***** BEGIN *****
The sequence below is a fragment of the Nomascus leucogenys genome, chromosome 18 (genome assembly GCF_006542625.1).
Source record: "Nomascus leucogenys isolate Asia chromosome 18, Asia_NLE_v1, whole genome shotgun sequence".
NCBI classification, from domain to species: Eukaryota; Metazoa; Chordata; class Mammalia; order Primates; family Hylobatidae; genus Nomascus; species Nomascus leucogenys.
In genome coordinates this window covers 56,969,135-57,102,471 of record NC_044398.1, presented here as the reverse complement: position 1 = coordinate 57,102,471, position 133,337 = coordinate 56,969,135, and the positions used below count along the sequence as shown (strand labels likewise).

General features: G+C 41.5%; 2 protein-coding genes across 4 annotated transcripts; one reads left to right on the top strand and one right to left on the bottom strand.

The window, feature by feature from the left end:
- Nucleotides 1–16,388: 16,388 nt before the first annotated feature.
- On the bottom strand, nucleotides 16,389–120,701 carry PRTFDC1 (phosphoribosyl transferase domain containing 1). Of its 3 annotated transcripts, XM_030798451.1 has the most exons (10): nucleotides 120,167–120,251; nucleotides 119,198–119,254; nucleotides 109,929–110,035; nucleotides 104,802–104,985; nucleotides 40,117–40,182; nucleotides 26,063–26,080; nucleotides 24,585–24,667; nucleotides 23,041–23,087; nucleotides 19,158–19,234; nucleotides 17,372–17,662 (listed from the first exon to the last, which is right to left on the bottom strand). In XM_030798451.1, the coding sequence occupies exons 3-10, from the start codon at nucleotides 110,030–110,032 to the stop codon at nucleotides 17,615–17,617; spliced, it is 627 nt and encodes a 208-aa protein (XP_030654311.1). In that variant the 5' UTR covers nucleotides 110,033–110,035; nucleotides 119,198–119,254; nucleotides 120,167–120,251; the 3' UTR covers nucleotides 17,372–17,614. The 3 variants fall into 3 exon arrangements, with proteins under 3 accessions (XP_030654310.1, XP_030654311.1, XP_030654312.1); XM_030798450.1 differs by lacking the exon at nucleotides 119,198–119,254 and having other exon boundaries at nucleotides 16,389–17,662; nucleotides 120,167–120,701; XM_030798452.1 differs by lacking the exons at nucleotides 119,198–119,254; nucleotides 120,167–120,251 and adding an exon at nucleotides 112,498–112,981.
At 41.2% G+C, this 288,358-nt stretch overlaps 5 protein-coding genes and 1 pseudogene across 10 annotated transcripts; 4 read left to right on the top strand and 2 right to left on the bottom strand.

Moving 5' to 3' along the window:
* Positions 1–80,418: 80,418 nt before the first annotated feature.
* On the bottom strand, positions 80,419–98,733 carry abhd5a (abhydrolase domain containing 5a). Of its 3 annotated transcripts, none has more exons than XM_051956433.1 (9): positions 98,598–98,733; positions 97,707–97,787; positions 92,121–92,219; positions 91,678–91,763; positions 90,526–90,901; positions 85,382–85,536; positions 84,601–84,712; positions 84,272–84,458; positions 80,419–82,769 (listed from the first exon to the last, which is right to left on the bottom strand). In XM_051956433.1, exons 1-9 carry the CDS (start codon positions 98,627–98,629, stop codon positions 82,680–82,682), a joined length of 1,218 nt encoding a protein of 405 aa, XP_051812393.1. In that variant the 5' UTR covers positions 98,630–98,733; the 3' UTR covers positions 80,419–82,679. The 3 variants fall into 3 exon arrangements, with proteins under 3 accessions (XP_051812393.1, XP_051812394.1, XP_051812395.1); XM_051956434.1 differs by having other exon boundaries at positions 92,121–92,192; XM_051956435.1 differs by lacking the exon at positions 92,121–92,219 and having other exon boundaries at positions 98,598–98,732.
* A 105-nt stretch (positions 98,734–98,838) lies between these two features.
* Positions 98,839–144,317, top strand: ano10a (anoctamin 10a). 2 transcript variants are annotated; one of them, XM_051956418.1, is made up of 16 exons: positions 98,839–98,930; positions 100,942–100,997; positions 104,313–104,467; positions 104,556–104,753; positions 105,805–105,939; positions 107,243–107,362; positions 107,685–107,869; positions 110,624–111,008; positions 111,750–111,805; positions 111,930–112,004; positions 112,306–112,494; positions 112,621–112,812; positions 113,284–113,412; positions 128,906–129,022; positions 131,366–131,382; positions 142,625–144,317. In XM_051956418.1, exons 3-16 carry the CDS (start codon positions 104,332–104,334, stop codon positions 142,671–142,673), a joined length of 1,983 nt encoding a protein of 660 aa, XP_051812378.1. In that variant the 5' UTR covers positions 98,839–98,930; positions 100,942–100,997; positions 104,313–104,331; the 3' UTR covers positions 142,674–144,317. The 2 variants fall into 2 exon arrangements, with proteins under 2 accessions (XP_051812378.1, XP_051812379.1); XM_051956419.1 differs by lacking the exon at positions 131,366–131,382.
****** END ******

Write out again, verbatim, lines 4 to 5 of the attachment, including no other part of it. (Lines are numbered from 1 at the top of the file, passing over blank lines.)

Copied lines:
In genome coordinates this window covers 56,969,135-57,102,471 of record NC_044398.1, presented here as the reverse complement: position 1 = coordinate 57,102,471, position 133,337 = coordinate 56,969,135, and the positions used below count along the sequence as shown (strand labels likewise).

General features: G+C 41.5%; 2 protein-coding genes across 4 annotated transcripts; one reads left to right on the top strand and one right to left on the bottom strand.